South-central heat outweighs record coolness in Pacific Northwest
By Summit Voice
SUMMIT COUNTY — The U.S. was feeling the heat in July, as the average temperature across the country soared 2.7 degrees above the long-term average. The 77-degree reading was the fourth-warmest July on record and also the fourth-warmest month ever for the U.S.
The near-record reading resulted from extremely high temperatures in the south-central part of the country, where Texas and Oklahoma both reported their warmest-ever months. Across Oklahoma, the temperature averaged a blistering 88.9 degrees, with Texas just a few degrees lower, at 87.1 degrees. The Oklahoma reading surpassed the old record by 0.8 degrees, set in July 1954, according to the July summary from the National Climatic Data Center.
By contrast, a big part of the country west of the Rocky Mountains reported near- or even below-normal temperatures, especially in coastal areas of the Pacific Northwest. In fact, a persistent trough-ridge pattern with low pressure in the Northwest resulted in Washington reporting the coolest ever three-month May-July period on record. The larger Northwest climate region reported its third-coolest May-July period on record, while the western climate region reported the 10th-coolest.
The year-to-date has been the driest on record for Texas and New Mexico, with above-normal precipitation for the northern tier of states.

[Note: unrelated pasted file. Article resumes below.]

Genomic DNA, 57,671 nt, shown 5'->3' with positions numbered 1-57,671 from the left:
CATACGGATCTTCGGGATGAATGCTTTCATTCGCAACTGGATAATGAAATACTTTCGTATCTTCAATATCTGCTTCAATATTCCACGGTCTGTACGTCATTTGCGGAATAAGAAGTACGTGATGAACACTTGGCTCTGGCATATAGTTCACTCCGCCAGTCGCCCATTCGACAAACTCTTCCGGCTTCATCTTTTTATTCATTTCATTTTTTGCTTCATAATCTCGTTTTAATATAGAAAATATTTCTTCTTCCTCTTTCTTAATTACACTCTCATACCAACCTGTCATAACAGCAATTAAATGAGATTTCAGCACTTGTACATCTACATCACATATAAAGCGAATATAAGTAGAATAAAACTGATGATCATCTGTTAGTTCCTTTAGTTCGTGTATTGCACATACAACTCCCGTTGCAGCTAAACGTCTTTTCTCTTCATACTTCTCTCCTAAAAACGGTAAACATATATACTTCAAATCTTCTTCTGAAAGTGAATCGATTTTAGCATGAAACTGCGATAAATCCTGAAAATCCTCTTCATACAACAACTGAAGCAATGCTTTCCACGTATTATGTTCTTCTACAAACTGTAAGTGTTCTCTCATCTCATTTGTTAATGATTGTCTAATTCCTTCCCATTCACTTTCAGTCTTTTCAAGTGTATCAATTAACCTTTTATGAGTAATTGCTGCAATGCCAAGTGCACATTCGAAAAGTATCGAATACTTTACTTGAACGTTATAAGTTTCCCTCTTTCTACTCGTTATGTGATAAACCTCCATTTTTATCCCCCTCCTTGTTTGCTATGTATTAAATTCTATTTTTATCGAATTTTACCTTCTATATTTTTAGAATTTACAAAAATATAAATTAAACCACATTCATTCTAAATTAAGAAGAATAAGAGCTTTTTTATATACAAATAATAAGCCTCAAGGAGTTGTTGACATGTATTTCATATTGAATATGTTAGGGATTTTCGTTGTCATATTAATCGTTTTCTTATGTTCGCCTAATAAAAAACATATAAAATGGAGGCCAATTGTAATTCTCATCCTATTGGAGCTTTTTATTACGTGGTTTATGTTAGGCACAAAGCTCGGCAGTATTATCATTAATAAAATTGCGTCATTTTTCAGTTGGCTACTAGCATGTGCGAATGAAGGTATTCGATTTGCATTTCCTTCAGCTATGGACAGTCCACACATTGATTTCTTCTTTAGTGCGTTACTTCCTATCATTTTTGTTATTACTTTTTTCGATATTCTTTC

Dallas heated up to 100 degrees or more on all but one day during July, and in Oklahoma City, July was the warmest single calendar month on record, averaging 89.2 degrees for the month. That topped the previous record of 88.7 degrees, set in the hot 1930s, specifically July 1936.
All of Oklahoma is classified as experiencing moderate or severe drought, while three-quarters of Texas is under severe drought conditions, leading to the biggest national drought footprint in the 12-year history of the U.S. drought monitor. In some parts of Texas and Oklahoma, drought is so severe it would require 20 inches of rain in a single month to catch up.
Across the country, 78 locations broke all-time high readings for the month, with another 218 stations reporting all-time daily warm low-temperature records.
NOAA National Climatic Data Center, State of the Climate: National Overview for July 2011, published online August 2011, retrieved on August 9, 2011 from http://www.ncdc.noaa.gov/sotc/national/2011/7.
Filed under: climate and weather, Colorado, Environment, global warming Tagged: | climate, July 2011 temperatures, July 4th-hottest ever, National Climatic Data Center, National Oceanic and Atmospheric Administration, record high temperatures U.S., State of the Climate, Summit County News, Texas drought, Texas heat wave, U.S. temperature records